Canvassing The Hood
Shot in the arm for Detroit arts
Published: October 31, 2012
Every time he visits Detroit, wherever he goes — from the smallest artists studio to the Detroit Institute of Arts — Dennis Scholl finds himself overwhelmed with creative energy.
An avid art collector, Scholl witnessed Miami's transformation from bit player to major-league arts hub, so he knows a thing or two about emergent scenes.
And as vice president for arts at the Miami-based Knight Foundation, he sees two new initiatives announced last week as significant ones for Detroit. Scholl and Knight's Detroit program director, Rishi S. Jaitly, stopped by the MT offices last week to talk about the foundation's new $19 million-plus plans for Detroit.
The first $10.25 million will be doled out with $2.25 million each to the Detroit Institute of Arts, Detroit Symphony Orchestra, and Detroit School of Arts; $1 million each to the Michigan Opera Theatre and Sphinx Organization; and $750,000 each to the Arab American National Museum and the Charles H. Wright Museum of African American History.
Scholl explained that the institutions chosen for funding were picked because, despite the dismal economy, they've all made a tremendous effort to advance the arts and connect to the community in new ways.
For instance, the DIA will continue to expand its Inside-Out program, which takes art out of the museum and into the community. That includes reproductions of classics from the DIA's collection, which are displayed in public spaces. The DSO will expand its efforts at webcasting and mobile content delivery. The Detroit School of Arts will bring in working professionals from cultural institutions to mentor high school students.
But in the second part of the program, things get really interesting.
The Arts Challenge, which has been operating in Miami and Philadelphia for five and three years, respectively, offers the chance for anyone to get funding for an innovative arts project. Scholl and Jaitly say they hope to get proposals from all facets of the community, from individuals, collectives and more formal organizations. Artists books, award-winning independent films and many other innovative projects have been born out of the initiative.
Starting in March, the foundation will accept applications of just 150 words or less, so choose your words wisely because they could mean big money. The only catch is that artists have to be confident enough in their idea to match the amount of money that Knight will grant them.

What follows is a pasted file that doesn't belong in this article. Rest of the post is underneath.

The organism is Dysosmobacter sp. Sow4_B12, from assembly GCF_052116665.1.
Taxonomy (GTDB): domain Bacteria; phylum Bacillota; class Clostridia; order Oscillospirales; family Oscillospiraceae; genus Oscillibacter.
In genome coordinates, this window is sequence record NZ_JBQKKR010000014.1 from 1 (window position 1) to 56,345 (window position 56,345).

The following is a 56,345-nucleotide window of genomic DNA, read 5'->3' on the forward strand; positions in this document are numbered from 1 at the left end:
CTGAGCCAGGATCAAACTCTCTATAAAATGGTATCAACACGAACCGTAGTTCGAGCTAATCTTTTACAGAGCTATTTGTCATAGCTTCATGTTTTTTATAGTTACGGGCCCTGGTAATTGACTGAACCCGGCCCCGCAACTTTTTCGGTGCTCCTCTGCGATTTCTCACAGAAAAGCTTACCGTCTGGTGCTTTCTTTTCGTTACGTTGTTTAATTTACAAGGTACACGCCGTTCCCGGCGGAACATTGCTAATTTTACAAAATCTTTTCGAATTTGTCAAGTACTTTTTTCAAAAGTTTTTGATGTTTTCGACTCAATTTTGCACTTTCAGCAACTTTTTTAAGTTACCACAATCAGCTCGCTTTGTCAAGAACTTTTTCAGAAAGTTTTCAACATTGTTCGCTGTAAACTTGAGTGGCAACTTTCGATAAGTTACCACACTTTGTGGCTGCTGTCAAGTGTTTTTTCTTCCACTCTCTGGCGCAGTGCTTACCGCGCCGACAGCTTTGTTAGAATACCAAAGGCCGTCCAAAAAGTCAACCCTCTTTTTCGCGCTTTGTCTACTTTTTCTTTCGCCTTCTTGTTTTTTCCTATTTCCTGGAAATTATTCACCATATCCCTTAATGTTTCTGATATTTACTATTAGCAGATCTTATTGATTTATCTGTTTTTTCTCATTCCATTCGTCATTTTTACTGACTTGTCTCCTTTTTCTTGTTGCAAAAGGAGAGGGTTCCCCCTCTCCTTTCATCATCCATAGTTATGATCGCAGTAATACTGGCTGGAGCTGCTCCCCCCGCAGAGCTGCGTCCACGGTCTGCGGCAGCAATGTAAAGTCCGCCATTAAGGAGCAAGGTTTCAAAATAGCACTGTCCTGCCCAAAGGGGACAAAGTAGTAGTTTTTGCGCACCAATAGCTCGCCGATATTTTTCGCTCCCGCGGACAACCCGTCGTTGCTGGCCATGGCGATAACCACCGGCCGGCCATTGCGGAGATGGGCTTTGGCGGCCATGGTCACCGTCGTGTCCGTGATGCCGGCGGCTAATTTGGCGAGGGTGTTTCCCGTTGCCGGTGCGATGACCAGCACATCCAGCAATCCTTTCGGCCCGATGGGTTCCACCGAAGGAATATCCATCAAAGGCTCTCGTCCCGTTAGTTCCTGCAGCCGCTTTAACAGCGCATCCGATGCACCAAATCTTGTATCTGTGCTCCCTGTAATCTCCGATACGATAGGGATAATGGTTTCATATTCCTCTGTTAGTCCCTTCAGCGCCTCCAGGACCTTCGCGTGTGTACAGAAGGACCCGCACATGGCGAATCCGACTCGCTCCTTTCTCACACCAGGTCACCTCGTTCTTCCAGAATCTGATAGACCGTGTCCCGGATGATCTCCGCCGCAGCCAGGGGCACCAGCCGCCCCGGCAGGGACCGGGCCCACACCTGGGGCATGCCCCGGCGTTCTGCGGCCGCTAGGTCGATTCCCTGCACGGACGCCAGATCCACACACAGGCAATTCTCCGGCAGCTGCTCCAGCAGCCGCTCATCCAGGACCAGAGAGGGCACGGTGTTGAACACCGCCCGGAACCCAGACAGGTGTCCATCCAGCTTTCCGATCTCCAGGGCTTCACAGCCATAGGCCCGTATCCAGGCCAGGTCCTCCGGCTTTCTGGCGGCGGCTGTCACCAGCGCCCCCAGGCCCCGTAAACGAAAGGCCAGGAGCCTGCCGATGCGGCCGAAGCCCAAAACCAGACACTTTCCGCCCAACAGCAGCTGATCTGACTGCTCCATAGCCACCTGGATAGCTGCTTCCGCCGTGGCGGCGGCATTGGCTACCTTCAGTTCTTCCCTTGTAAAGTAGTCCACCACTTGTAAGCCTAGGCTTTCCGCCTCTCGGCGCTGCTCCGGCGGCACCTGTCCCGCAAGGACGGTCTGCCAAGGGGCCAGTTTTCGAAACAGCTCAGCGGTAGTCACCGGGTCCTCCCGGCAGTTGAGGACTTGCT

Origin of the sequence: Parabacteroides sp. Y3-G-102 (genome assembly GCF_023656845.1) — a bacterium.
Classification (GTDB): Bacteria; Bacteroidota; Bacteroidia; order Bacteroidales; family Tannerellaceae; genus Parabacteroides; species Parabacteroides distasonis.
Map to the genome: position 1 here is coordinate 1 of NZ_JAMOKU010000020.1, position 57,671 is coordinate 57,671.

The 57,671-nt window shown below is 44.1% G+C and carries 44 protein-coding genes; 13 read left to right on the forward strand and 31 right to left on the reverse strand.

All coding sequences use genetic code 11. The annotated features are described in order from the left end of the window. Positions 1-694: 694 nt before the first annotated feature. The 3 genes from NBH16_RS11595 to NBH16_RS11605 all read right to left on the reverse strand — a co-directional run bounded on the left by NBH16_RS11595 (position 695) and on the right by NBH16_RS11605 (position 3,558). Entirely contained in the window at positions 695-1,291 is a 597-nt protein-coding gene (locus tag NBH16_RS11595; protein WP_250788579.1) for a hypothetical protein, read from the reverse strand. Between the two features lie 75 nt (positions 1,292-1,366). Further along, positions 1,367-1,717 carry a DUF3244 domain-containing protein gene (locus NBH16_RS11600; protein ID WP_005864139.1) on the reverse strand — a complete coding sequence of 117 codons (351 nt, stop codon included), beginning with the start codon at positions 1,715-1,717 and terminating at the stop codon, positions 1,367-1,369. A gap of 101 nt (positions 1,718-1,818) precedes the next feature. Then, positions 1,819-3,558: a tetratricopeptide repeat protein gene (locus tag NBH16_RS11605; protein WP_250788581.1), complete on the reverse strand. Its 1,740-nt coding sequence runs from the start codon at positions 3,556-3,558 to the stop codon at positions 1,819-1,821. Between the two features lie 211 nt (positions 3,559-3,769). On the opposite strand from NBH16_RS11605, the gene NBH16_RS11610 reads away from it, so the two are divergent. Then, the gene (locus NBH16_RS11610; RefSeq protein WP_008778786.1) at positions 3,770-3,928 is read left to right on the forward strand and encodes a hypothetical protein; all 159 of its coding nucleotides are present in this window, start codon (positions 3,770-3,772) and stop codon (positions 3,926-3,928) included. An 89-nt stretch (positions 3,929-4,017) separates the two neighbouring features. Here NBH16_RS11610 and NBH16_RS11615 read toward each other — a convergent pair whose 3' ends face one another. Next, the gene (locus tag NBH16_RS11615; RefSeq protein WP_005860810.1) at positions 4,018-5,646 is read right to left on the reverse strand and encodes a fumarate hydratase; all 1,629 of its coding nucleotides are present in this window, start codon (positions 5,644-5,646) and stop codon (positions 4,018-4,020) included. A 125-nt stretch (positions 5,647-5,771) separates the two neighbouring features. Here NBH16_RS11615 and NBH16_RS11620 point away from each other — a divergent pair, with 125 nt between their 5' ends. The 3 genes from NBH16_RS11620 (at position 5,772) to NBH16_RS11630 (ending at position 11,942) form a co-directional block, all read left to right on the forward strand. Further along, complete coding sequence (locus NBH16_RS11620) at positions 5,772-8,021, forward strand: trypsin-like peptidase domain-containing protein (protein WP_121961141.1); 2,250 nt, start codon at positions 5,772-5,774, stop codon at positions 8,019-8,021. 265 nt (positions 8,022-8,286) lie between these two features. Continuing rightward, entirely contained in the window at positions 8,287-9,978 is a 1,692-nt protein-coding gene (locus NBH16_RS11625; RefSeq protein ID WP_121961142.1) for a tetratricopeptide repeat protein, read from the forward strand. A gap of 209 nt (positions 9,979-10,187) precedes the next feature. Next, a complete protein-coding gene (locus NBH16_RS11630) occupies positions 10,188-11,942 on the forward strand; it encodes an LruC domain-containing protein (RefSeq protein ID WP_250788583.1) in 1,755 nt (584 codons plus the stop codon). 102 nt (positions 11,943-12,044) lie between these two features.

Scholl said typical grants in the Miami and Philly have been in the $30,000 to $60,000 range. The foundation has invested $22.5 million in 180 projects.
Scholl believes these efforts will help what he calls the creative energy at the grassroots level being encouraged by other foundations and institutions in Detroit. The signs point to the emergence of the city as a cultural power center.
Scholl travels a lot, and in his travels he's encountered a lot of people talking about Detroit's arts scene.
"As somebody from the outside looking in, I've had the opportunity to come here over and over again. You feel it. I feel it when I talk to my international contemporary art friends; they don't want to talk about New York or anything — they want to know about Detroit. 'What's going on in Detroit?'"
Scholl and Jaitly both referred to the foundation's "Soul of the Community" study on Knight's website:
"After interviewing close to 43,000 people in 26 communities over three years, the study has found that three main qualities attach people to place: social offerings, such as entertainment venues and places to meet, openness (how welcoming a place is) and the area's aesthetics (its physical beauty and green spaces)."
Of those, Scholl said, "The No. 1 factor was the idea of social offerings, of the ways of connecting with people that are outside of economics, outside of all that, a way of connecting in a spontaneous and casual way. That's just kind of how we reinforced our strategy of coming to do this. People tell us that what creates community is the availability of these social offerings."
"We think the arts play a huge role in shared experience, connecting people to one another," says Jaitly. "So what you've seen in the past few years is us catching up to where Detroit is."
Scholl says that young people today tend to pick their community based on what's going on there culturally — then they find a job, rather than the other way around.
So nurturing the arts community means growing the community in general, and there are other things that follow naturally — more people, more money, a growing economy, etc. At least, that's the hope.
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